Diary of a Network Geek

The trials and tribulations of a Certified Novell Engineer who's been stranded in Houston, Texas.

2/7/2012

DNS Attacks Are On The Rise

Filed under: Geek Work,News and Current Events,The Dark Side — Posted by the Network Geek during the Hour of the Snake which is just before lunchtime or 11:14 am for you boring, normal people.
The moon is a Full Moon

DNS has inherent weakness.

In it’s current form the Domain Name System, by it’s open nature, is pretty primed for exploitation.
Some of these attacks are more obvious than others, but there are two that I find particularly troubling.  More so that I can see them being used together to really mess with a website owner.
The first of these two attacks isn’t new.  But, the fact that it isn’t new and has been dealt with before doesn’t mean that it has suddenly stopped being effective.  The attack is called “DNS poisoning” and it works by corrupting the DNS cache on a server, which then forwards those poisoned DNS records as legitimate to other, unsuspecting servers.  The end result is that the attackers can redirect traffic from a legitimate website to their own site.  It’s hard to flat out stop right now, though, once discovered, it can be fixed with relatively little trouble.  This attack was used recently against several websites who were supporting SOPA and PIPA.  Of course, since these folks were trying to make a statement, it was pretty clear what had happened, so techs were working to fix it pretty quickly.
The second attack, which I would think include the first attack at its initial stages, is sub-domain hijacking.  In this attack, the attackers redirect the sub-domain of an existing site to another location.  This is a little more subtle and hard to detect.  In this case, the attackers are looking to profit from a well-established domain by “piggy-backing” on their reputation.  They poison the DNS records to point something like Viagra.google.com to their actual website, selling Viagra, or a site filled with spammy links that redirect a potential victim to their website selling Viagra, or whatever.   This attack takes a proactive system administrator to catch.  Since it doesn’t redirect any of the main, honest, actual site anywhere, but only uses its reputation to improve their own spammy links, it’s not always obvious that it’s going on.  Regular DNS record audits are about the only way to catch this, barring an angry end-user contacting the main site.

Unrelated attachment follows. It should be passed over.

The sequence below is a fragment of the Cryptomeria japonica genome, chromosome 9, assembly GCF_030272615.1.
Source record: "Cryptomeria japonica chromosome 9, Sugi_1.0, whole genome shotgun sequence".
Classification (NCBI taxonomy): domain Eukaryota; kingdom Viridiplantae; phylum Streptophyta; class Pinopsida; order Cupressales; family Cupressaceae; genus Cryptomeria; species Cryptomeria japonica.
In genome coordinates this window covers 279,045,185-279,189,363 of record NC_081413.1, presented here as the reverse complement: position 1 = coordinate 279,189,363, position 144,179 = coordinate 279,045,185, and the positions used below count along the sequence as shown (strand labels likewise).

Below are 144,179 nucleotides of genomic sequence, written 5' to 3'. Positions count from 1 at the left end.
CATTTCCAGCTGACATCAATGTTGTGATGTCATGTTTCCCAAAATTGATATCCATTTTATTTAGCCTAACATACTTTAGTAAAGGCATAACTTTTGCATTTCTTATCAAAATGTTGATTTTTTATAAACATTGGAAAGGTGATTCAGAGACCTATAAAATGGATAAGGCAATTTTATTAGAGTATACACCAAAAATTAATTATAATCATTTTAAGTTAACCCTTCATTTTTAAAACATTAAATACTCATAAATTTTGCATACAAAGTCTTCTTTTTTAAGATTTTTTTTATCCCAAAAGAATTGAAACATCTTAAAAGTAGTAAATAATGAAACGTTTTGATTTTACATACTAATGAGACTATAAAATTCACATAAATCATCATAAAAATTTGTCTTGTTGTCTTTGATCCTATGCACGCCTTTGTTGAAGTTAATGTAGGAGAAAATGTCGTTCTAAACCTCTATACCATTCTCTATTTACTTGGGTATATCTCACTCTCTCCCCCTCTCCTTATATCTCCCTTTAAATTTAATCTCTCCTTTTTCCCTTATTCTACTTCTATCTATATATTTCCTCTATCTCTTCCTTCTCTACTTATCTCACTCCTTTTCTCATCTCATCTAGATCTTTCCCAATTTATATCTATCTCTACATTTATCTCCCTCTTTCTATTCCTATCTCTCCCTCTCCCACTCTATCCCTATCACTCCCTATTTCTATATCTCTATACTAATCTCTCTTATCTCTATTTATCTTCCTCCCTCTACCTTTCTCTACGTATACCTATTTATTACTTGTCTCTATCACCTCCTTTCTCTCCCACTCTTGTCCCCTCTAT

The internet is still a wild and wooly place sometimes, folks.  The reasons the professionals get paid what they do is because, theoretically, they have to deal with all that stuff and keep us safe!  Which reminds me, I have to go check my own company’s websites and DNS records, not to mention my own!
(The title, incidentally, was inspired by the movie that helped get me into this business, Sneakers. “Cattle mutilations are up.“)

1/12/2011

Name Security

Filed under: Advice from your Uncle Jim,Geek Work,Rotten Apples,The Dark Side,Things to Read — Posted by the Network Geek during the Hour of the Rooster which is in the early evening or 6:21 pm for you boring, normal people.
The moon is Waxing Gibbous

No, not your personal name, network names!

Yeah, since I’ve been thinking about computer security a little in this new year and new decade, I’ve noticed a slightly disturbing trend.  Spammers have been working at redirecting you to compromised domains.  One way they do it is something called DNS cache poisoning.  Another is straight-up DNS hijacking.

Okay, let me back up a second.  For my slightly less-technical readers, DNS stands for Domain Name System.  That’s the system of servers that translates website names, like “www.google.com”, into addresses that your computer understands and can connect you to via a browser.  It’s how you found my blog, though you may not have even realized it.
DNS Hijacking is usually accomplished via a “rouge” server, which is a server setup by spammers to publish bad information.  The more usual method, I think, and more insidious, is DNS cache poisoning.  With that method, spammers trick good, valid DNS servers into updating their records with bad information.  Giving them poisonous information, if you will.

So, now, back to the hard-core server admins.  Last week I was reminding everyone that the start of a new year is a great time to change passwords, but it’s also a great time to check on other security issues, like your DNS.  Luckily, Michael Kassner over at TechRepublic has written a blog post titled Test your DNS servers for spoofability.  It’s worth a read and worth running through.  Maybe even making it a regular practice, to see if your DNS has been compromised.

Oh, and if you all want to read more about DNS, and how to implement it, there’s a great book from O’Reilly titled [amazon_link id=”0596100574″ target=”_blank” ]DNS and BIND[/amazon_link] that’s well worth owning.  Trust me.


Advice from your Uncle Jim:
"Be careful about the bridges you burn, because one might turn out to be the one you later want to cross."


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